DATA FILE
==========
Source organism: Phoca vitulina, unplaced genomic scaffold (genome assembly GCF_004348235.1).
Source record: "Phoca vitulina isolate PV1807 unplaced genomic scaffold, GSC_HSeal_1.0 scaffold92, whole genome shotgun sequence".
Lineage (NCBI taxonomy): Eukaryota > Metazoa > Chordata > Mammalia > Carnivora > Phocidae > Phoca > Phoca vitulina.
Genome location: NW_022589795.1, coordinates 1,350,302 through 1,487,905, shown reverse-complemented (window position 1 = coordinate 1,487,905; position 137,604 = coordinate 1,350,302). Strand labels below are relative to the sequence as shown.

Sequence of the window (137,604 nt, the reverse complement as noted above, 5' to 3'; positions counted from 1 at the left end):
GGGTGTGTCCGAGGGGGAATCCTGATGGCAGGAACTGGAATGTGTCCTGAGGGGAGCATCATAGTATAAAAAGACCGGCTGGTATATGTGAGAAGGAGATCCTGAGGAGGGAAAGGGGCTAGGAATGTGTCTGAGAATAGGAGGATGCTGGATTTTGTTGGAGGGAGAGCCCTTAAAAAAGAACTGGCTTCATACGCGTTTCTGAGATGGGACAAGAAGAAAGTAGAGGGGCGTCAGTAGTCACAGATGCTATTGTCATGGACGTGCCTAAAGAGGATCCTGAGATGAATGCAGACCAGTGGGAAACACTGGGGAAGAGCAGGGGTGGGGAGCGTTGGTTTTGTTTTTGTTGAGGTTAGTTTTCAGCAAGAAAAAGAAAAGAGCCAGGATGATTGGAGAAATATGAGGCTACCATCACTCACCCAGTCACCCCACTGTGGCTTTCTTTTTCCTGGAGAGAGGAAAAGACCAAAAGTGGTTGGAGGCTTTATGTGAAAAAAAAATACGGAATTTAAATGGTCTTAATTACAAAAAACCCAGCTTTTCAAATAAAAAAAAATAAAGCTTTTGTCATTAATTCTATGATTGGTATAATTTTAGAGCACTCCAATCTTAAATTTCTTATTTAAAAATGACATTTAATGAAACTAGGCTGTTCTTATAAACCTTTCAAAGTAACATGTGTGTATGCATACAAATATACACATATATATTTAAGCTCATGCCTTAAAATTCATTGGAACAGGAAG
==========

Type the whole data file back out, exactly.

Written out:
Source organism: Phoca vitulina, unplaced genomic scaffold (genome assembly GCF_004348235.1).
Source record: "Phoca vitulina isolate PV1807 unplaced genomic scaffold, GSC_HSeal_1.0 scaffold92, whole genome shotgun sequence".
Lineage (NCBI taxonomy): Eukaryota > Metazoa > Chordata > Mammalia > Carnivora > Phocidae > Phoca > Phoca vitulina.
Genome location: NW_022589795.1, coordinates 1,350,302 through 1,487,905, shown reverse-complemented (window position 1 = coordinate 1,487,905; position 137,604 = coordinate 1,350,302). Strand labels below are relative to the sequence as shown.

Sequence of the window (137,604 nt, the reverse complement as noted above, 5' to 3'; positions counted from 1 at the left end):
GGGTGTGTCCGAGGGGGAATCCTGATGGCAGGAACTGGAATGTGTCCTGAGGGGAGCATCATAGTATAAAAAGACCGGCTGGTATATGTGAGAAGGAGATCCTGAGGAGGGAAAGGGGCTAGGAATGTGTCTGAGAATAGGAGGATGCTGGATTTTGTTGGAGGGAGAGCCCTTAAAAAAGAACTGGCTTCATACGCGTTTCTGAGATGGGACAAGAAGAAAGTAGAGGGGCGTCAGTAGTCACAGATGCTATTGTCATGGACGTGCCTAAAGAGGATCCTGAGATGAATGCAGACCAGTGGGAAACACTGGGGAAGAGCAGGGGTGGGGAGCGTTGGTTTTGTTTTTGTTGAGGTTAGTTTTCAGCAAGAAAAAGAAAAGAGCCAGGATGATTGGAGAAATATGAGGCTACCATCACTCACCCAGTCACCCCACTGTGGCTTTCTTTTTCCTGGAGAGAGGAAAAGACCAAAAGTGGTTGGAGGCTTTATGTGAAAAAAAAATACGGAATTTAAATGGTCTTAATTACAAAAAACCCAGCTTTTCAAATAAAAAAAAATAAAGCTTTTGTCATTAATTCTATGATTGGTATAATTTTAGAGCACTCCAATCTTAAATTTCTTATTTAAAAATGACATTTAATGAAACTAGGCTGTTCTTATAAACCTTTCAAAGTAACATGTGTGTATGCATACAAATATACACATATATATTTAAGCTCATGCCTTAAAATTCATTGGAACAGGAAG